Archive for December, 2012|Monthly archive page

email anti-patterns

Email is the tool we use every day. It’s the basic communication medium for preparing for the con I’m running. Nothing would run without it, even face to face meetings are announced and scheduled over email. So why is it so damn hard?

Yes that’s a rhetorical question. It’s hard because email cuts out so many cues to the response we’re getting on the other side of the email. And at this point, 35 days or so before the event., it’s hard because we’re all in a hurry. We start to cut corners and respond too fast and before you know it, misunderstanding multiply.

Two particular instances of emall anti-patterns:
1. The more upset you are, the faster you write back.

It’s rare for responding to an email full of whitehot indignation to improve anything, though it may make you feel better at the time. Sometimes the right thing to do is to find a third party to hear your side, and then get back to just writing the simplest answer possible. Sometimes pushing back from the keyboard and taking a walk is the right call.

2. You are so important that even people you haven’t met yet know all about you.

When writing for the first time to someone you don’t know, introduce yourself. Even if you’ve been around the organization for a long time, new people don’t necessarily know who you are or what your responsibilities are. Saves all kinds of questions like “who are you and why are you making demands of me? ”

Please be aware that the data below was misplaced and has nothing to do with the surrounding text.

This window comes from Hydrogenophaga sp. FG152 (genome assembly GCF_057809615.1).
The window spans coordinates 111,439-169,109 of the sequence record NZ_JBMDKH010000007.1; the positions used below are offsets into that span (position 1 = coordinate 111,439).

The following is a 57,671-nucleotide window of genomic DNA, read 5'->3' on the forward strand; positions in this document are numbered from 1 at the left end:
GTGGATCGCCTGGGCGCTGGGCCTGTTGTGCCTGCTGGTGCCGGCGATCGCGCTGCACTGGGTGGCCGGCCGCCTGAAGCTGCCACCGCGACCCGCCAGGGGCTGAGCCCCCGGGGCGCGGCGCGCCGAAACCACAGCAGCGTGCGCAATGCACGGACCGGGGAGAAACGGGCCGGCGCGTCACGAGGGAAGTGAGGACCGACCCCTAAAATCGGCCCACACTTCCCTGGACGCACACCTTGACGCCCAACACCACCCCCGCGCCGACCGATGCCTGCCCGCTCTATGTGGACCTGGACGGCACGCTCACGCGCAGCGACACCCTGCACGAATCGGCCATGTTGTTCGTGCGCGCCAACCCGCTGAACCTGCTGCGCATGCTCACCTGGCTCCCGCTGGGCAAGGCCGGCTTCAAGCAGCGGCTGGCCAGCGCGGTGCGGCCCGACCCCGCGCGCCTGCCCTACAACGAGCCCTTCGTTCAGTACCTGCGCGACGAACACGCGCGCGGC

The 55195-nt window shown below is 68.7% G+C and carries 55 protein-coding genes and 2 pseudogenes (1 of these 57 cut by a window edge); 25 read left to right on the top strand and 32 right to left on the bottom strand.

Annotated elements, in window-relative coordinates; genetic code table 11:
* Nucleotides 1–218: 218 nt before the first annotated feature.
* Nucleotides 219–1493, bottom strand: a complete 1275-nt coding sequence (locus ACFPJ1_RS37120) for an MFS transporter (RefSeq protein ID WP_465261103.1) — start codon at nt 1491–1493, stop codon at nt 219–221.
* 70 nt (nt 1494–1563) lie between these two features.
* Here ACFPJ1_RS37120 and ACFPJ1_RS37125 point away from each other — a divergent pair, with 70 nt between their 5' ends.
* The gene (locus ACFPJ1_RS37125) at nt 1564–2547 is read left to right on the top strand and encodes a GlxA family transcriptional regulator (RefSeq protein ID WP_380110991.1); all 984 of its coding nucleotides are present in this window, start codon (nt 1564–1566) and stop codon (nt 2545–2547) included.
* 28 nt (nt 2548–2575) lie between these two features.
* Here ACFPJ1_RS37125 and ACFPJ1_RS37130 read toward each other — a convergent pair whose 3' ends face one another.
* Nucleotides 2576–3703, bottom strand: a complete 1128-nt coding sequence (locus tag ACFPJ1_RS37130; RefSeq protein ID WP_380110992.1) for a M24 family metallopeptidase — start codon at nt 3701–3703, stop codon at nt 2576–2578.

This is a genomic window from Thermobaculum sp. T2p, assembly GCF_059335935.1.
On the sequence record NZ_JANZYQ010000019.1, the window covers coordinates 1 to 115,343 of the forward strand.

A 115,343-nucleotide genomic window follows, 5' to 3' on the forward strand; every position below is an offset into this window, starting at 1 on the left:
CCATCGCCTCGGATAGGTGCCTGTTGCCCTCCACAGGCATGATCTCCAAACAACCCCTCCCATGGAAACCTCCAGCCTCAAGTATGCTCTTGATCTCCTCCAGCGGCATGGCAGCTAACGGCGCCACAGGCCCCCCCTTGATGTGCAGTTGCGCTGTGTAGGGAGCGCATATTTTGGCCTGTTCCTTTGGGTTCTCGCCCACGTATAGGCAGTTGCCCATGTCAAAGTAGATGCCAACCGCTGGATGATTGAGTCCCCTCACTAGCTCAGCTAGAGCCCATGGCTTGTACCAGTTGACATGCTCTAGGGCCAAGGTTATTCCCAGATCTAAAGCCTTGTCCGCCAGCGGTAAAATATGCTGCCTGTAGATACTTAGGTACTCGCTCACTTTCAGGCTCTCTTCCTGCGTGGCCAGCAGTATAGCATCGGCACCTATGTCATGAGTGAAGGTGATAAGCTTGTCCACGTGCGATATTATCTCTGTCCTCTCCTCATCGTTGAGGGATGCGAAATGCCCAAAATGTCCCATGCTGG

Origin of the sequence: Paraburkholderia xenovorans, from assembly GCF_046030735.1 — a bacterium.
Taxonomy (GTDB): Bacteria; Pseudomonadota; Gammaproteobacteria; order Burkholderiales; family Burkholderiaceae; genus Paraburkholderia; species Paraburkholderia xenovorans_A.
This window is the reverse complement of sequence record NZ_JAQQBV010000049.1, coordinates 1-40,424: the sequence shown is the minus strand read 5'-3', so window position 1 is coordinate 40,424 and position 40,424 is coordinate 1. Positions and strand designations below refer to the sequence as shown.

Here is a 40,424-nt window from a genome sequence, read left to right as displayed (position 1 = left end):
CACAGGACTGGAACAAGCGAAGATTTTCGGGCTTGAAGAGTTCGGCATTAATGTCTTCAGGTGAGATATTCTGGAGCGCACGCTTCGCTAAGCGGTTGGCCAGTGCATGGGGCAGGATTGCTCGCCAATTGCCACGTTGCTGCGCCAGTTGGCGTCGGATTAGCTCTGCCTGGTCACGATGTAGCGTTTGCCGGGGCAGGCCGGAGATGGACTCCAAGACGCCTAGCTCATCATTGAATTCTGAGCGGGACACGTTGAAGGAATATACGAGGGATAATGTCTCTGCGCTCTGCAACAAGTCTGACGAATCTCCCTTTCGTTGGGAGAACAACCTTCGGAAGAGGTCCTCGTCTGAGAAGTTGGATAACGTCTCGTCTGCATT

Toolbox: Seven Questions of Change Management

I’m always working with my teams to accommodate change. Whether those are small changes or large, considering Peter de Jager’s Seven Questions of Change Management has made me better at introducing those changes smoothly.

On beyond the who, what, and where classic questions, some questions are immediately in need of an answer when changes occur.
In short they are:

  1. Why is this change taking place?
  2. What’s in it for me?
  3. What do I do next?
  4. What stays the same?
  5. What could go wrong?
  6. What’s going to be difficult?
  7. When are we going to get there? (And how will we know we’ve arrived?)

I’m still not as good as I could be but when I go back to troubleshoot problems associated with change, I can often identify which question was left unanswered when I initially proposed a new thing.

Toolbox: The Satir Interaction Model

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